"Mending Wall" is considered to be one of Robert Frost's most famous poems and it was one of his first poems to become generally known. The wall in this poem is a symbol of the human relationship between the speaker and his neighbor. The neighbors have to meet every spring to mend the wall that has been worn by natural forces.
The wall is the expression of the emotional barrier that separates the speaker and his neighbor. In this situation the speaker wants to tear down this barrier while his neighbor wants to keep it up. It is ironic because though he does not want the fence up and he does not want to fix it, he reminds his neighbor every spring that they need to mend it. In lines 27 and again in line 45, the neighbor says, "Good fences make good neighbors." The speaker feels they do not.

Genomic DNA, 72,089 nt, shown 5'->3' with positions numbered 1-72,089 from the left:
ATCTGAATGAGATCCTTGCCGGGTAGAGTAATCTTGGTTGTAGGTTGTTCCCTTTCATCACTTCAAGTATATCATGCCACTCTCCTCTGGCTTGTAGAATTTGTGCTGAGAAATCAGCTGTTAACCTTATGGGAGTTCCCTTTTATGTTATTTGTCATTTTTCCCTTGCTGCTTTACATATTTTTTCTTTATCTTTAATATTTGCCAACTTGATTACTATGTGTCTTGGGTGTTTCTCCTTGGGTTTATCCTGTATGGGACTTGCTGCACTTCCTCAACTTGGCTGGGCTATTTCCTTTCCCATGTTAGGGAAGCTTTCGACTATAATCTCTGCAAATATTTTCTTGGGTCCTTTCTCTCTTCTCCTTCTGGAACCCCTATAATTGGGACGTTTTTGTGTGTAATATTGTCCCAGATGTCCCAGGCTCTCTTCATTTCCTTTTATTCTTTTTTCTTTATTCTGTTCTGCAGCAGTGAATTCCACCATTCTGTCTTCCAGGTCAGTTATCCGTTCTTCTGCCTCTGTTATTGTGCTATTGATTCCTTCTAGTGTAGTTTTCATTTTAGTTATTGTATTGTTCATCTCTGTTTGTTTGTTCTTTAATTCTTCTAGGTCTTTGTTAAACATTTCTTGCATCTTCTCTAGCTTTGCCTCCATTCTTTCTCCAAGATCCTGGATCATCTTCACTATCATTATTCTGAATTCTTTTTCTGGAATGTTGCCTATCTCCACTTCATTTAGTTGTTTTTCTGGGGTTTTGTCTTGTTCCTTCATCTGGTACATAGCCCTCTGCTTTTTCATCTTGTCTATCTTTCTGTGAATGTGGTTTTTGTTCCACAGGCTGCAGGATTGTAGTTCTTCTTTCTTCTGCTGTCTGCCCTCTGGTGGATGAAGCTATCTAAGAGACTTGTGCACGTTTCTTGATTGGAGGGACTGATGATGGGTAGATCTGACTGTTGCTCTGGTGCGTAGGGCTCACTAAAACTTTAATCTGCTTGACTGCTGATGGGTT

This is evident in lines 30-31 when the speaker says, "Why do they make good neighbors? Isn't it where there are cows? But here there are no cows." He feels that wall isolates him or the person who has built it, holding them back from sharing their experiences and establishing intimacy with their neighbors. In line 33, the speaker wants to know what it was that he was "walling in or walling out", but he could not see what it was. This poem is written in iambic or blank verse. Frost makes an exception in the two lines where the neighbor says, "good fences make good neighbors". These lines are made to stand out because they contain an important message.
Some critics think that the wall symbolizes the space each one of us needs around us. The speaker does not seem to understand that and the neighbor does...